Engineering Alumni Spotlight: Jim Sute

Jim SuteMany Wayne State students are inspired to follow in the footsteps of the visionaries who built Detroit and transformed it into the manufacturing and technological hub it is today. Jim Sute, BSME ’87, was no exception, balancing life as an engineering student and working professional, immersing himself in the campus culture and learning firsthand about the symbiotic relationship between the university and the city in which it lives. Sute has been with General Motors for more than 35 years specializing in paint process engineering, and is passing on his wealth of experience to current students through the Industry Mentor Program.

 

Can you please describe your career path?

I started my career as a college co-op at a GM assembly plant in Ypsilanti during my junior year at Wayne State in 1984. After working four alternating co-op terms, I graduated in May 1987 and took a full-time position as a facility and process engineer with GM. In 1993 I transferred to the GM Detroit-Hamtramck paint shop where I worked in various positions until 2008 when I transferred to GM Tech Center in the Global Manufacturing Engineering organization.

 

Describe the ways you’ve stayed connected to Wayne State since graduation.

My wife and I both graduated from Wayne State in the late 1980s and we’ve lived in the Detroit area since. All three of our children graduated from Wayne State (Steven 2012, Daniel 2017, Molly 2019) so we are all proud alumni now. I have been involved with training and developing new engineers at work throughout my career, so the mentoring program at Wayne State seemed to be a good way to become reacquainted with the college after being away for years. I have truly enjoyed getting to meet the young people in the program who are all finding their way toward engineering careers to provide them some insight, advice and encouragement, but also to listen and learn from them about how the curriculum and college has evolved over the years.

 

With what other organizations do you volunteer, and what are your hobbies and interests?

I work on two technical committees with the National Fire Protection Association regarding paint finishing and manufacturing processes. I have volunteered as a leader or coach in youth baseball and soccer, scouting and in church programs. My interests include playing and listening to all kinds of music, hanging out with the family and our pets, and exploring cities especially my two favorites, New York City and Detroit.

 

Why did you choose to attend Wayne State?

I wanted to earn a degree in engineering and stay local to Detroit. I didn’t hear much about Wayne State when I was going to high school and didn’t know any graduates but from what I could learn from my pre-internet research it seemed like an exciting place with an excellent engineering program. I actually got lost the first time I drove to campus to take the entrance exams. This was back before GPS.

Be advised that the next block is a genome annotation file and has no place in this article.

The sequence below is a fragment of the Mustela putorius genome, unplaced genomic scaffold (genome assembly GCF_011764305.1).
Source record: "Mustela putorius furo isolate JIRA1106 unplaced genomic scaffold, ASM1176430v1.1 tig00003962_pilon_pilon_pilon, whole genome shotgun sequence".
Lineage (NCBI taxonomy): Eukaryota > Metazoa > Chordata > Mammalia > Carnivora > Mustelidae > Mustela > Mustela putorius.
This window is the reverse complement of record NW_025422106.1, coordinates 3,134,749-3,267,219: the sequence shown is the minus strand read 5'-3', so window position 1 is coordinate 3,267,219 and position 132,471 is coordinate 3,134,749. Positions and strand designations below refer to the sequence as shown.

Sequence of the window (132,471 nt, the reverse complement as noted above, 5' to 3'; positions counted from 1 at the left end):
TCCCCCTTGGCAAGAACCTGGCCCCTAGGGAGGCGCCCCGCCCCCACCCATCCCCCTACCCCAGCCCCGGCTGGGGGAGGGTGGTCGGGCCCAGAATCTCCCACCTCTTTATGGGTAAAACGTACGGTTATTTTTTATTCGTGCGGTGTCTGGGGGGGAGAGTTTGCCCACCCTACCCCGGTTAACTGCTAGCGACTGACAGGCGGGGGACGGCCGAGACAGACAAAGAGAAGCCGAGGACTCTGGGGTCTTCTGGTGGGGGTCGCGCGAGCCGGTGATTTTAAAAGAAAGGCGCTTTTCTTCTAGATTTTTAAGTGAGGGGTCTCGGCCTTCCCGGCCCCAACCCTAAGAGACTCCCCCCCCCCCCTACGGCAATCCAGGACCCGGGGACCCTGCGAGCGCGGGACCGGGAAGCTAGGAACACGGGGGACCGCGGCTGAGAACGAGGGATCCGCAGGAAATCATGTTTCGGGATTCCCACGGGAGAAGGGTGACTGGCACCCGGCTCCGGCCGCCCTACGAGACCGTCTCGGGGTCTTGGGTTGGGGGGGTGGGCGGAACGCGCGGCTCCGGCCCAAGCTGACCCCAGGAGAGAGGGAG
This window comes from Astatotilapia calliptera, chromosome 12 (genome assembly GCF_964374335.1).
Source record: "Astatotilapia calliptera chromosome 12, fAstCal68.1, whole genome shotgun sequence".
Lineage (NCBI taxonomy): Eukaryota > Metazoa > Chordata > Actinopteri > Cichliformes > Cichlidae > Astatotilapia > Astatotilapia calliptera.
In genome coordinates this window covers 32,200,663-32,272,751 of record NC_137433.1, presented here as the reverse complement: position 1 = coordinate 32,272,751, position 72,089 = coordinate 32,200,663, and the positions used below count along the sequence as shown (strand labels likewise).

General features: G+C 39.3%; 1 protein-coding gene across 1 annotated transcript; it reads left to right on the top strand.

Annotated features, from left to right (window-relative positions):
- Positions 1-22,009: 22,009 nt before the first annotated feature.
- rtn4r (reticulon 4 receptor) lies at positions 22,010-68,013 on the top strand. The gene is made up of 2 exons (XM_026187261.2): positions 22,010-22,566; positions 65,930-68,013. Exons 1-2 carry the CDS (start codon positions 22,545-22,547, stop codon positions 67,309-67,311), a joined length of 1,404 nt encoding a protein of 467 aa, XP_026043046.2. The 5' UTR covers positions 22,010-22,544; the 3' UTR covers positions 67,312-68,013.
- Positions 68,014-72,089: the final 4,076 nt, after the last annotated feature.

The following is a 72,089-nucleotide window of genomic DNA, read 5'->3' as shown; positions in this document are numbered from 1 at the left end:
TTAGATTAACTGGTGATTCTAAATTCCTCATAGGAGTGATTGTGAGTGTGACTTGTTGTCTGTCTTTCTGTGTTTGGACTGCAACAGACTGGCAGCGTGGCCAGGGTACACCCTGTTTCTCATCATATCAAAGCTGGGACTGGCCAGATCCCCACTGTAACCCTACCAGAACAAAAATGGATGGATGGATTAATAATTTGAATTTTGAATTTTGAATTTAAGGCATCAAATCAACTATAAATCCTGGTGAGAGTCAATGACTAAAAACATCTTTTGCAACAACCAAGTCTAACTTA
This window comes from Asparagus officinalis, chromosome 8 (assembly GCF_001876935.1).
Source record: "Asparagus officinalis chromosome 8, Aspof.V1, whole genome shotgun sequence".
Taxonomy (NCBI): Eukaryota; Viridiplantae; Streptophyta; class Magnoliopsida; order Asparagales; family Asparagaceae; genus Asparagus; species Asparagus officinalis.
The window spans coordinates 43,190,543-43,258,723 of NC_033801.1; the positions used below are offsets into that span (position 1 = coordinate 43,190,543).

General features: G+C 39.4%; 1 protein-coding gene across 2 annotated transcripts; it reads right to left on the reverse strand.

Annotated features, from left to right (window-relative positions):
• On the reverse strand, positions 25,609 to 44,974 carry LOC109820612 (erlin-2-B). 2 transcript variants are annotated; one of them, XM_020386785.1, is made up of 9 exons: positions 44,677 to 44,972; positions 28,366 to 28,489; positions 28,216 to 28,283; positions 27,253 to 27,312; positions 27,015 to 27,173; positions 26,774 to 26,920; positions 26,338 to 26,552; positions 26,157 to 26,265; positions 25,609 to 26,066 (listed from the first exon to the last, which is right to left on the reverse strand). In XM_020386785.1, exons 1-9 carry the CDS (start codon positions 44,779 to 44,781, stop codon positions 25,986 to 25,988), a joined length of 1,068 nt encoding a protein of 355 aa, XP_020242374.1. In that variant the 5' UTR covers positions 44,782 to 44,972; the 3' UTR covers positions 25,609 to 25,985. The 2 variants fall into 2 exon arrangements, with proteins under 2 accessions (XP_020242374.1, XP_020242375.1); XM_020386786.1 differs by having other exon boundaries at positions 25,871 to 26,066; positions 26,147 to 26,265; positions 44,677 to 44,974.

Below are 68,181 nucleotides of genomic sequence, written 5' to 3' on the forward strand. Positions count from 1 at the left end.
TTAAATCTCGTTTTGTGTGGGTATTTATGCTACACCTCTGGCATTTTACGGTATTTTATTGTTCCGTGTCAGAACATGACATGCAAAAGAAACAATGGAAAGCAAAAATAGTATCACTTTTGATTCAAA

What student organizations or teams were you part of at Wayne State?

I was working full time and taking a lot of credit hours, so unfortunately I didn’t volunteer to any student organizations back then.  I will say that I was lucky enough to land two paper airplanes into the Student Center ceiling from two floors below which was not an easy thing to do back in the day. I also found time to make it to a lot of the epic fraternity parties that used to happen at Wayne State back in the 1980s, where I met my wife.  That was another time in history.
 

How did your education at Wayne State prepare you for what you are doing today?

The classes at Wayne were extremely challenging to me and it took a semester to learn to manage the workload and prioritize time for schoolwork and the job I had to work to help cover expenses. The professors were tough but excellent, especially Milton Koenig who I will always remember for his stinging yet humorous comments in red pen on my lab report covers. I learned that there is no partial credit if the bridge falls in and just because you don’t see the pattern yet doesn’t make it random. I cringe when I hear someone say they never use their engineering education at work. Engineering is literally everywhere around us.

 

What is the most important thing you learned at Wayne State?

In addition to engineering curriculum, I learned how Detroit and Detroiters played a key role in the history of manufacturing in the U.S. Also, I believe college life should immerse young people in the real world, not insulate them from it, and I appreciate the diversity of people, backgrounds and culture on the Wayne State campus.

 

What advice do you have for current students who want to make the most out of their experience at Wayne State?

Take time to explore the campus and the city, be a good ambassador, make friends and stay in touch with them and keep working toward your goals. Sometimes the concepts are difficult to grasp but it will be a little easier if you put your phone down for a while.

 

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